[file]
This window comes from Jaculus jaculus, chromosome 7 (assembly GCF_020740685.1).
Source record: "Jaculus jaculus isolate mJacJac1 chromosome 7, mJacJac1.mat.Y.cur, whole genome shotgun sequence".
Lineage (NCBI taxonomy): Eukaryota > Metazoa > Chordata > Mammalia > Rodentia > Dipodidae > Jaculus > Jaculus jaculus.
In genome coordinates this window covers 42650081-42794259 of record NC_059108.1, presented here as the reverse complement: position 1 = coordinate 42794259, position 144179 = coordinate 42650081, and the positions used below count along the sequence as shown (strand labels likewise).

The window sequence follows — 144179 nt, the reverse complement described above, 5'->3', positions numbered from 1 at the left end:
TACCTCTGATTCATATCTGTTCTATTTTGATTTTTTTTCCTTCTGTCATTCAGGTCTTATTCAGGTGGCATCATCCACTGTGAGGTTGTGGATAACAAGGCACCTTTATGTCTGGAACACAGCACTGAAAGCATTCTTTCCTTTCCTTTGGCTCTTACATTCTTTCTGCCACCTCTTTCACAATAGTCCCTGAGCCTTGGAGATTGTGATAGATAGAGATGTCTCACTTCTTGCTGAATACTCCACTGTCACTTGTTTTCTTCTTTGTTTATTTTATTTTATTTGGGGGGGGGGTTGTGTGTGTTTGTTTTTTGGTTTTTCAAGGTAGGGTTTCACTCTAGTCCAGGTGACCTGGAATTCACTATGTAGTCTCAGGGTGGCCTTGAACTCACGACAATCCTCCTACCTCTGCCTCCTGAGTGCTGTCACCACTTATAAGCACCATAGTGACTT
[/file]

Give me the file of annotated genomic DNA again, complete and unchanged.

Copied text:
This window comes from Jaculus jaculus, chromosome 7 (assembly GCF_020740685.1).
Source record: "Jaculus jaculus isolate mJacJac1 chromosome 7, mJacJac1.mat.Y.cur, whole genome shotgun sequence".
Lineage (NCBI taxonomy): Eukaryota > Metazoa > Chordata > Mammalia > Rodentia > Dipodidae > Jaculus > Jaculus jaculus.
In genome coordinates this window covers 42650081-42794259 of record NC_059108.1, presented here as the reverse complement: position 1 = coordinate 42794259, position 144179 = coordinate 42650081, and the positions used below count along the sequence as shown (strand labels likewise).

The window sequence follows — 144179 nt, the reverse complement described above, 5'->3', positions numbered from 1 at the left end:
TACCTCTGATTCATATCTGTTCTATTTTGATTTTTTTTCCTTCTGTCATTCAGGTCTTATTCAGGTGGCATCATCCACTGTGAGGTTGTGGATAACAAGGCACCTTTATGTCTGGAACACAGCACTGAAAGCATTCTTTCCTTTCCTTTGGCTCTTACATTCTTTCTGCCACCTCTTTCACAATAGTCCCTGAGCCTTGGAGATTGTGATAGATAGAGATGTCTCACTTCTTGCTGAATACTCCACTGTCACTTGTTTTCTTCTTTGTTTATTTTATTTTATTTGGGGGGGGGGTTGTGTGTGTTTGTTTTTTGGTTTTTCAAGGTAGGGTTTCACTCTAGTCCAGGTGACCTGGAATTCACTATGTAGTCTCAGGGTGGCCTTGAACTCACGACAATCCTCCTACCTCTGCCTCCTGAGTGCTGTCACCACTTATAAGCACCATAGTGACTT